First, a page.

It was clear from an informal poll I took at the beginning of the panel and the number of faces I recognized that we had a lot of expertise in the audience itself. It would have been far more engaging and educational for all involved had we done a more interactive format, where we spent an hour in break-outs, possibly followed by a moderated plenary discussion. The panelists, in this scenario, would have been co-participants with the rest of the audience.    (JKP)

I moderated two panels and gave a talk at last June’s Collaborative Technologies Conference. One panel was in a traditional format for reasons largely out of my control, but I decided to play with the other two formats. In both of those cases, I turned the tables on the audience, rearranging the stage format into a circle, and basically played discussion moderator rather than panel moderator. Several people had already camped out in the back with their laptops open — almost assuredly planning to check email rather than listen to the talk — and a look of fear and shock came over their eyes when I told them to join me in the circle.    (JKQ)

Several people approached me afterwards and praised the format. (My favorite moment was one night at dinner, when I introduced myself to Stowe Boyd, who wrote a great essay on panels. Upon hearing my name, Stowe said, “I want to thank you.” I was completely baffled by this, as we had never met, and Stowe had not attended any of my talks. Apparently, he had heard about my panels — probably from Arieanna Foley — and he was grateful that someone had tried something different.) These folks were clearly suffering from panel fatigue, and just the fact that we were doing something different and engaging improved the experience wildly for them. I guarantee that the circle format was also more informative for the audience as a whole, because it addressed their specific concerns and it introduced a set of viewpoints far more rich than just mine or a panel’s.    (JKR)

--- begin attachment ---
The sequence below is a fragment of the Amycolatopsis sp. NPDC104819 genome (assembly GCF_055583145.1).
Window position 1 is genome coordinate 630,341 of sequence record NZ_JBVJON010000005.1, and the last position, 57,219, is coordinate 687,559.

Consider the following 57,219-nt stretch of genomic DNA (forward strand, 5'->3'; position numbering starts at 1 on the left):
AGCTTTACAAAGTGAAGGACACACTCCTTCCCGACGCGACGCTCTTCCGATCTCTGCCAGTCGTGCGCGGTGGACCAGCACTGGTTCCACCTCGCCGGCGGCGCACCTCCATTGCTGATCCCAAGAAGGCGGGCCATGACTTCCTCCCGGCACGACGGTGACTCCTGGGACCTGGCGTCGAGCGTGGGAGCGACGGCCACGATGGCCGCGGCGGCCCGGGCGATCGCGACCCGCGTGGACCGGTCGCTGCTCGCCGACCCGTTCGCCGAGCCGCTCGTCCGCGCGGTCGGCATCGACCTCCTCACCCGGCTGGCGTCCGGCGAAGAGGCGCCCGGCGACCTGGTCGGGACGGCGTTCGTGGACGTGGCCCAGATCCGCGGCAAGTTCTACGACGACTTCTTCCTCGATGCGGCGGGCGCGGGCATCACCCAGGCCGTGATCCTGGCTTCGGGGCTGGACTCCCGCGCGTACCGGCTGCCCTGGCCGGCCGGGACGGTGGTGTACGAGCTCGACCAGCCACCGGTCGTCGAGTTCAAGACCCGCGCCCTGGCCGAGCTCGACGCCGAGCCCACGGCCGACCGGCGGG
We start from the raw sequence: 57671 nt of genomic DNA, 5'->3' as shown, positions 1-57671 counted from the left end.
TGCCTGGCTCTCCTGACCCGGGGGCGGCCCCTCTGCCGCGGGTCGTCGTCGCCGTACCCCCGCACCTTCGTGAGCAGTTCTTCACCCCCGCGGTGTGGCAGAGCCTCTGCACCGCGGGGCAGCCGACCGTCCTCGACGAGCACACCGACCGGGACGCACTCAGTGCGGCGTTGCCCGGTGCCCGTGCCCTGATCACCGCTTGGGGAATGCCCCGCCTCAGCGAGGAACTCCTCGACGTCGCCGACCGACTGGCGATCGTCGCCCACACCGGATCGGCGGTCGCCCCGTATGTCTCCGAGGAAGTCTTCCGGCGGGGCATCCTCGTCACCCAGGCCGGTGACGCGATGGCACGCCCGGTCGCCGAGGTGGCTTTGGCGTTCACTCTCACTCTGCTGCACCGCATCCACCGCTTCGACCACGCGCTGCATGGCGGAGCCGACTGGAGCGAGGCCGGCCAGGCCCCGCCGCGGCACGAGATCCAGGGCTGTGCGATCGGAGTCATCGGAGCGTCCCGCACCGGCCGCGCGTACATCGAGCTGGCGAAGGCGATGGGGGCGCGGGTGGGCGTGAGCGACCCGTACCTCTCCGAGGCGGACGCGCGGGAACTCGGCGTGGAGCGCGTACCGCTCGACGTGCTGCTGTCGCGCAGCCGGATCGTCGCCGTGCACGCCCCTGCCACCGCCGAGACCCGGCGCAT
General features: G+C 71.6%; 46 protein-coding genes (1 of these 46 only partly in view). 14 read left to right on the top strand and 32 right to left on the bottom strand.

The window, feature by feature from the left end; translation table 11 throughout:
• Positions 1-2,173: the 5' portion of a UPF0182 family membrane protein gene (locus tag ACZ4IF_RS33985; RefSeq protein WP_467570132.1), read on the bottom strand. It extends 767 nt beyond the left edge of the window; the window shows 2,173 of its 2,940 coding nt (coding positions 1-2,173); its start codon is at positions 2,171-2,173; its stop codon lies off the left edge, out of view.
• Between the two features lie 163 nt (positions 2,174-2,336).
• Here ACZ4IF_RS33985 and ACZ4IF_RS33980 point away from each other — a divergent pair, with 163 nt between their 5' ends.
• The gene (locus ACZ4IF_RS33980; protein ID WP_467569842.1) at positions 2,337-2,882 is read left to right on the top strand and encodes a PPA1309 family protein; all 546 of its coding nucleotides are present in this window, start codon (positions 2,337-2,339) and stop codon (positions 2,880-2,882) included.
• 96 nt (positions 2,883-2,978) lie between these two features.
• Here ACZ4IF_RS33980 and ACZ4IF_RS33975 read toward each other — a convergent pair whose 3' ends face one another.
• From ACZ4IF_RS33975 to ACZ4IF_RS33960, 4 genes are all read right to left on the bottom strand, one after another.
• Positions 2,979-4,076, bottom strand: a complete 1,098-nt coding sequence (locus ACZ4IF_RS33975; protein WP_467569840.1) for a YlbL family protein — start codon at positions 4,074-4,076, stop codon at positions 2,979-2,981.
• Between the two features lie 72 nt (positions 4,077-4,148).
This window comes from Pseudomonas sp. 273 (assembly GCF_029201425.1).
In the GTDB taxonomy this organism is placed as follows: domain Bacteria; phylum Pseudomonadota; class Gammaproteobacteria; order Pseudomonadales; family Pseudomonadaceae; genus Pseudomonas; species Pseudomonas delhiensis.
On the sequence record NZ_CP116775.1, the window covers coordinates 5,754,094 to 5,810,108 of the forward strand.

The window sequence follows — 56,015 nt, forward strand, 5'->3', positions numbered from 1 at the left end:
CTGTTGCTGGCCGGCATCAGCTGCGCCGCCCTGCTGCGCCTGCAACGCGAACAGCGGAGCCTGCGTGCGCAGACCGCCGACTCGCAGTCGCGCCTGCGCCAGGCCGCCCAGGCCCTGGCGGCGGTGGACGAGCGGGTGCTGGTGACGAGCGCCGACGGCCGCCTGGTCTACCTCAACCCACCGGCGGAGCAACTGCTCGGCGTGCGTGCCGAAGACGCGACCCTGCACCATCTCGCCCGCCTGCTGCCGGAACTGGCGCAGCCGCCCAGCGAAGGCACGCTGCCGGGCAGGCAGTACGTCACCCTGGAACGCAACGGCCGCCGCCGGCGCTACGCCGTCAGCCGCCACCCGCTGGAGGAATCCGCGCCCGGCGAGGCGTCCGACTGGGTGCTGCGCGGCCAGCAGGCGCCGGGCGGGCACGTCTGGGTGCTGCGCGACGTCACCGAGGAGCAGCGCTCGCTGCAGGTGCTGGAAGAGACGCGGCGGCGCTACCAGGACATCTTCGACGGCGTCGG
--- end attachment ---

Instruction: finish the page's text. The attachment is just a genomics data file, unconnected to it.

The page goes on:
As much as people respond to these more interactive formats, they are mere baby steps. Kindergarteners get in circles, for pete’s sake. Pre-school can be fun, but once you’ve been in kindergarten, you don’t want to go back. Facilitation techniques like Conversation Cafe and Open Space are at the first grade level, Aspiration is at second grade, and MGTaylor is at third. The latter techniques augmented with cutting edge collaborative tools is at least the fourth grade level, and we’ve only scratched the surface as to what’s possible. It’s just sad that the vast majority of conferences are at the pre-school level.    (JKS)

There are situations where panels work well as a format, but they are vastly overdone. In any case, don’t let this post prevent you from inviting me to moderate a panel. Just expect me to make some strong demands concerning format.    (JKT)